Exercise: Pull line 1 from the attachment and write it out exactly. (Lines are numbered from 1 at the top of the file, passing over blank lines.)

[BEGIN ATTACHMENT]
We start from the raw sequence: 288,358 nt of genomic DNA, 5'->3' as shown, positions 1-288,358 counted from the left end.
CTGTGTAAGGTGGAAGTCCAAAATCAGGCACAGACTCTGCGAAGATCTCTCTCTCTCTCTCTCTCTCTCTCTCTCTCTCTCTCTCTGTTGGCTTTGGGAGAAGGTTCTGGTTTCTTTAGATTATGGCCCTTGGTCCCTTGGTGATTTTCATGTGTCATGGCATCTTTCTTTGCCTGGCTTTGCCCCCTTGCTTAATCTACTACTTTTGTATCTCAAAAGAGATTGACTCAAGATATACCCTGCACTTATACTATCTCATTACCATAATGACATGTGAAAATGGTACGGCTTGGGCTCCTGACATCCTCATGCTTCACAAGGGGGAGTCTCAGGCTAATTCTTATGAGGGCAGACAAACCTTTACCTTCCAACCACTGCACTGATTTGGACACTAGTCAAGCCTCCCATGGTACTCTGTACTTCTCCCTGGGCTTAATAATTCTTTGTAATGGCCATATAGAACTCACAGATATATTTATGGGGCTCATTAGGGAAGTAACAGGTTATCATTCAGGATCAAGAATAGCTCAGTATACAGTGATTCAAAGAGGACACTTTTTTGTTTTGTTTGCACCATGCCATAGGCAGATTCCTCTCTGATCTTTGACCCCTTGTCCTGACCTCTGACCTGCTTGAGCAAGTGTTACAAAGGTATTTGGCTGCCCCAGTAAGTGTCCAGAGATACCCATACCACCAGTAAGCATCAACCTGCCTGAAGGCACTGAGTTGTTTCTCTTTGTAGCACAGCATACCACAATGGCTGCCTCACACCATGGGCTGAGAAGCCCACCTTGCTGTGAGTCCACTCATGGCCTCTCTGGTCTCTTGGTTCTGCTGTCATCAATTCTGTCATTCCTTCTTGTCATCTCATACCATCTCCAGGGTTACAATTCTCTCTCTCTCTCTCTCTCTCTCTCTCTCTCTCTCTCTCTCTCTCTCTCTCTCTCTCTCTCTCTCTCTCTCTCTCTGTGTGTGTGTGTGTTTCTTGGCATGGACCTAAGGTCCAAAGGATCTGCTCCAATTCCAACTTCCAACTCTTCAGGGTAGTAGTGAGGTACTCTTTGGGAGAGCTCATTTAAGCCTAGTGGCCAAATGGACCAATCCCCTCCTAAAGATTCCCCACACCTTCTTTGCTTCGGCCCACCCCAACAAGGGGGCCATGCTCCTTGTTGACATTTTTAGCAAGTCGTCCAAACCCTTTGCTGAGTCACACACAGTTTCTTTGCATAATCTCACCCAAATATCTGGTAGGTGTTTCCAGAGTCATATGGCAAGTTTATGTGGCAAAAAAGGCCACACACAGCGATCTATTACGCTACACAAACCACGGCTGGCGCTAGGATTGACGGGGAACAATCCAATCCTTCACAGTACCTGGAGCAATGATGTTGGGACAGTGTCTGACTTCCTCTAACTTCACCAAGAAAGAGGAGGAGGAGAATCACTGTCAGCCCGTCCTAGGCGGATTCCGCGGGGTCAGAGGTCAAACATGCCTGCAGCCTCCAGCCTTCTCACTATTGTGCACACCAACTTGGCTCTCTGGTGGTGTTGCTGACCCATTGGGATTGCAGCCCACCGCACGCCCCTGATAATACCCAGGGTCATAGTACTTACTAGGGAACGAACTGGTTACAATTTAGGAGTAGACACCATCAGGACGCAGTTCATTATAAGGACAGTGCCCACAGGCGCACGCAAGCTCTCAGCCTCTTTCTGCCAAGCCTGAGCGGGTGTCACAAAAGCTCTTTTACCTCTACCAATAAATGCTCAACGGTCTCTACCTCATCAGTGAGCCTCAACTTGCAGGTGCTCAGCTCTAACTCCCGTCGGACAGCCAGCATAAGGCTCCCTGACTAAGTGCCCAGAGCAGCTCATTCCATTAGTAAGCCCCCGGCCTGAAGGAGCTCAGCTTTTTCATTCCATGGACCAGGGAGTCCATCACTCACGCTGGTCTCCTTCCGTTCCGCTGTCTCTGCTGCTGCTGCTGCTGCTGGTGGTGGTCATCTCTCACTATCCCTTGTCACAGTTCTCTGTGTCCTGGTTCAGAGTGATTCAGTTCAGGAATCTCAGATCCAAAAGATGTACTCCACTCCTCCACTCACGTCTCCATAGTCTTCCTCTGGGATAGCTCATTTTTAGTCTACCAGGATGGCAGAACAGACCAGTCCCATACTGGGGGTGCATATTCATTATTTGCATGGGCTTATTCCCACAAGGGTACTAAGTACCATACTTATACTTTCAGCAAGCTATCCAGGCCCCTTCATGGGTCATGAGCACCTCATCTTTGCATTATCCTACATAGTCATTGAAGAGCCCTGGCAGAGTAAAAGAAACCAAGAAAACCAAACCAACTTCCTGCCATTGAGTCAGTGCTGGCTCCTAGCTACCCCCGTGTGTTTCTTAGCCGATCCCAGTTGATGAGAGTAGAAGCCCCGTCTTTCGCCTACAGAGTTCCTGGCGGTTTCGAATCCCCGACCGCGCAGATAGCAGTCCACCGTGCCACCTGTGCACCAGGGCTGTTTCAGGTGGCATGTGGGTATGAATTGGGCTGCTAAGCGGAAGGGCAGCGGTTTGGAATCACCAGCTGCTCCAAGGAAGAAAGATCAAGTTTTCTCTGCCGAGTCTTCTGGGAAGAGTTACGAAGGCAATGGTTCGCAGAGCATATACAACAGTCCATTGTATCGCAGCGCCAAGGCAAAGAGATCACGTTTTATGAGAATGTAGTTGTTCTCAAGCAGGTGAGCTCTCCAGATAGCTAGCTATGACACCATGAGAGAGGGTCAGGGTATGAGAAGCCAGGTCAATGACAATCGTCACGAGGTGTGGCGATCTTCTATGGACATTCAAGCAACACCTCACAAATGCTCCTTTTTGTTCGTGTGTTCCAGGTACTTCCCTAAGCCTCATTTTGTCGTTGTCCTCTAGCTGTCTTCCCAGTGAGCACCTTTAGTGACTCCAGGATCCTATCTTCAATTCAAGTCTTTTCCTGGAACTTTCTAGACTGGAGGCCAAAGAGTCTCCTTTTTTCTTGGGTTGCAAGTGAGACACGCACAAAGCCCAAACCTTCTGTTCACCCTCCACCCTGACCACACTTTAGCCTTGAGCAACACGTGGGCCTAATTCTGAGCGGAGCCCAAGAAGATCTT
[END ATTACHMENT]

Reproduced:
We start from the raw sequence: 288,358 nt of genomic DNA, 5'->3' as shown, positions 1-288,358 counted from the left end.